Idaho Governor Brad Little declared a state of emergency for Idaho County following significant flooding 

The flooding has prompted road closures in Kamiah and neighboring Stites, Idaho, according to Lewis County Commissioner Justin McLeod. Several highways in the area are closed. 

“It [Stites] is completely underwater,” McLeod said.

A mudslide occurred in Kamiah near milepost 70 on Highway 12 Tuesday evening. Crews were able to clear the area by early Wednesday morning.

The Nez Perce Tribe’s executive committee has also declared a state of emergency due to heavy flooding on and near reservation land.

Though rain is not expected today and water levels are declining, people are advised to take extra precautions and stay alert. Mudslides, landslides and rockslides are still likely to occur.

Tribal police officers are continuing to keep a close watch on areas of concern on the reservation.

Lapwai Creek has been rising and flooding has occurred over Goldner Road. Residents were called in to lay sandbags and the situation was stabilized.

There are two accessible shelters: one at the Pi-Nee-Wauz Community Center in Lapwai and another at the Wa-A'Yas Community Center in Kamiah.

The Red Cross has also partnered with the Life Center on Highway 12 in Kamiah to open a shelter and feed flood victims in need of assistance. 

Less than 2,000 people live in both Kamiah and Stites.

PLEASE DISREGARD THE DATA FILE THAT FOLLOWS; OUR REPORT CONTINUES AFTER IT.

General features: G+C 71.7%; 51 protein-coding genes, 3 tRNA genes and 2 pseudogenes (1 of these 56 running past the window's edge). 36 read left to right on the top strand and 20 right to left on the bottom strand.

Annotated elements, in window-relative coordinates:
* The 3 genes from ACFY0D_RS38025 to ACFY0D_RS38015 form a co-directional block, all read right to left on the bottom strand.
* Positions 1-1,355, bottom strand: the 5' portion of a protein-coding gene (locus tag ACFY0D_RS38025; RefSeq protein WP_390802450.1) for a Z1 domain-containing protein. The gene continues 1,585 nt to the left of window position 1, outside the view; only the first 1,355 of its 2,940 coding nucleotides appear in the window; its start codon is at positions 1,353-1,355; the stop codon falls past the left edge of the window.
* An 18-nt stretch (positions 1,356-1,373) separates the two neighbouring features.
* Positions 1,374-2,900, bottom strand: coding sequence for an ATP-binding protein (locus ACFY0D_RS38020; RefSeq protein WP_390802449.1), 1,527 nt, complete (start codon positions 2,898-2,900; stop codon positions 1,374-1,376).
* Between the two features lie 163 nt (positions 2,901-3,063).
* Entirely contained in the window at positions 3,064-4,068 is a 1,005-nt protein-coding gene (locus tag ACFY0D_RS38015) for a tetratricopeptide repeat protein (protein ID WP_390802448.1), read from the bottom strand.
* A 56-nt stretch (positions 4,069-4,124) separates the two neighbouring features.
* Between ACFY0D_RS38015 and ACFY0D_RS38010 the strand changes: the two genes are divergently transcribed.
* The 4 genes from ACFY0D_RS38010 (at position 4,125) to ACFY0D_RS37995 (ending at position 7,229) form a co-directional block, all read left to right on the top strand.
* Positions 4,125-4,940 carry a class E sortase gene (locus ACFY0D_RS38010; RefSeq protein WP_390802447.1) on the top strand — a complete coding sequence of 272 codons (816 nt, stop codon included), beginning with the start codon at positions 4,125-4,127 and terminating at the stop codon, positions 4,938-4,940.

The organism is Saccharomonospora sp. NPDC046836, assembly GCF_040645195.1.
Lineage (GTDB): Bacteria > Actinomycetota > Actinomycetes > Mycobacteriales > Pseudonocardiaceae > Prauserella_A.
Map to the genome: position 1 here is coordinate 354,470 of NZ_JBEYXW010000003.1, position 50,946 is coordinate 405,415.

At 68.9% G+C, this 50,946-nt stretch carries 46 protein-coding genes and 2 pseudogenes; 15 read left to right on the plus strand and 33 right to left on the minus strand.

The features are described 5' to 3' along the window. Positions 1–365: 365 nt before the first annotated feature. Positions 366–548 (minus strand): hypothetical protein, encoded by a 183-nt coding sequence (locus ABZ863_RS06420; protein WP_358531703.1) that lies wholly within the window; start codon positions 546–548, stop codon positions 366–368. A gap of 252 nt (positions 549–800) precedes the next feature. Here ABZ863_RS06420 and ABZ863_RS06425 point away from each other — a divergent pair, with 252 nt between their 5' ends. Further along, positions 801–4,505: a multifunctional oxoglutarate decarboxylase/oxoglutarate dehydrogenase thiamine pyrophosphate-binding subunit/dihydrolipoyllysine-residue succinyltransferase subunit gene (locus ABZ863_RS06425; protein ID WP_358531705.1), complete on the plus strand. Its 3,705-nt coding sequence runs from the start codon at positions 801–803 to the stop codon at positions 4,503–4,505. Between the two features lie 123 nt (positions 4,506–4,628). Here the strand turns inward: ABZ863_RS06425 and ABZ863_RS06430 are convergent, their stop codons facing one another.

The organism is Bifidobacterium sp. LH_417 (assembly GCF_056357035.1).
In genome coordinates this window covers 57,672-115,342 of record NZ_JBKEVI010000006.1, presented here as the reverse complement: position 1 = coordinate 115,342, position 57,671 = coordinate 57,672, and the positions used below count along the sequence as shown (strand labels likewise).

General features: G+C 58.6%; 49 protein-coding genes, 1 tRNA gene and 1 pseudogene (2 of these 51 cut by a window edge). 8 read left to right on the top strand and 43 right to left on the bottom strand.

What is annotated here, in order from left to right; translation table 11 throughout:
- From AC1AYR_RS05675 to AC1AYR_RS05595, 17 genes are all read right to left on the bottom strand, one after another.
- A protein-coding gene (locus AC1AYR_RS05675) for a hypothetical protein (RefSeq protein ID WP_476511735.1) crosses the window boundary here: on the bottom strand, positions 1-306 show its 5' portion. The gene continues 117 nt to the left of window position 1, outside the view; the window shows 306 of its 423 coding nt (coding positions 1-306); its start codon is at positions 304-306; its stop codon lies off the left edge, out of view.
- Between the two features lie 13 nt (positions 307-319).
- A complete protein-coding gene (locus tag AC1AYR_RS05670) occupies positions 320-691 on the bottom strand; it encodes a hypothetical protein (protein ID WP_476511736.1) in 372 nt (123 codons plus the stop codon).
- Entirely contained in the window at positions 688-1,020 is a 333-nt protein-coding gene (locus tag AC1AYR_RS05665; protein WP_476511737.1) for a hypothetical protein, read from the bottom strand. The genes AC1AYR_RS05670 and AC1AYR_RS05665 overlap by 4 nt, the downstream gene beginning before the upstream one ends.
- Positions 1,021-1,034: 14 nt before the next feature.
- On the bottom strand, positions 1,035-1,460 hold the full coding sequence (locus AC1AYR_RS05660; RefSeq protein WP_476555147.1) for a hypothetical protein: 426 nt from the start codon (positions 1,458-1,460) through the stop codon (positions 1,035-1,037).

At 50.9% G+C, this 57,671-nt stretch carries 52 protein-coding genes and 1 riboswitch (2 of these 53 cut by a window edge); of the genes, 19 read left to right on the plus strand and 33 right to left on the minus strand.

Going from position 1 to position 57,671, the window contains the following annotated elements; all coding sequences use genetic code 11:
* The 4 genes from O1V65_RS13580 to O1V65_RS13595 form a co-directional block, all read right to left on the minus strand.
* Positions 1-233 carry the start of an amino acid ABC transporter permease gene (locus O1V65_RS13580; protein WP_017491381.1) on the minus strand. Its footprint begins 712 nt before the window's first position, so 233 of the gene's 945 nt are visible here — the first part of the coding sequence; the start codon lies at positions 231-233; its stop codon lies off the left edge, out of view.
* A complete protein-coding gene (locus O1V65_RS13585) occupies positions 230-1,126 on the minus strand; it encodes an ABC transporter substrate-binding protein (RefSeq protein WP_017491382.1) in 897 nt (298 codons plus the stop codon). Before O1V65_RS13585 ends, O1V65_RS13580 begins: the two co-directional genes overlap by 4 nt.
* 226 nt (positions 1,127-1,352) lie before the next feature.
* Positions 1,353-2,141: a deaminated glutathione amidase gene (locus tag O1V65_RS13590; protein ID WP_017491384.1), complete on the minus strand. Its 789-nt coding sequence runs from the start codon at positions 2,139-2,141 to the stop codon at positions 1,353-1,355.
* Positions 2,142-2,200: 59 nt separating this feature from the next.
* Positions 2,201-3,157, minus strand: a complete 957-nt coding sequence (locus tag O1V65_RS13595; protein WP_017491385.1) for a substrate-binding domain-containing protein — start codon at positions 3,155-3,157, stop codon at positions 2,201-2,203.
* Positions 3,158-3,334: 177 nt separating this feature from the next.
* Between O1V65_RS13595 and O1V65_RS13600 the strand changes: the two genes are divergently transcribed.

Clearwater River reaches record levels

McLeod said the south fork of the Clearwater River running through Stites reached record levels and was sitting at 10.79 feet on Tuesday. The last record of 10.3 feet was set in 1964.

KREM viewer Diane Britton sent photos of the flooding. She said homes and state highways in Stites, Kooskia and Kamiah, Idaho are flooded.

The Lewis County Emergency Operations Center will receive assistance from the state if necessary and open a shelter if flooding forces residents from their homes. Local highway districts and the Idaho Transportation Department are also working to reopen the roads, McLeod said.

“We hope the water recedes as fast as it came in but we’re preparing for the worst,” he added.

Flooding in the central mountains of Idaho – including McCall and Cascade – is also causing water to run or pool on top of Highways 95 and 55 in the area. The ITD is urging motorists to approach the hazardous roads with caution. 

Probability of flooding in the Spokane area

Despite a record amount of snow on the ground in Spokane and surrounding areas in early March, mild and dry weather late in the month helped gradually melt snow in the valleys.

According to National Weather Service meteorologist Greg Koch, there are no concerns for river flooding due to below-average mountain snowpack totals in the Inland Northwest. Koch said the traditional melt-off period is April and May.

This doesn't mean Inland Northwest residents are out of the woods yet, though. A prolonged period of warm, wet weather could lead to river flooding. At this point, signs are not pointing to flooding that may come soon.

KTVB staff in Boise contributed to this report.

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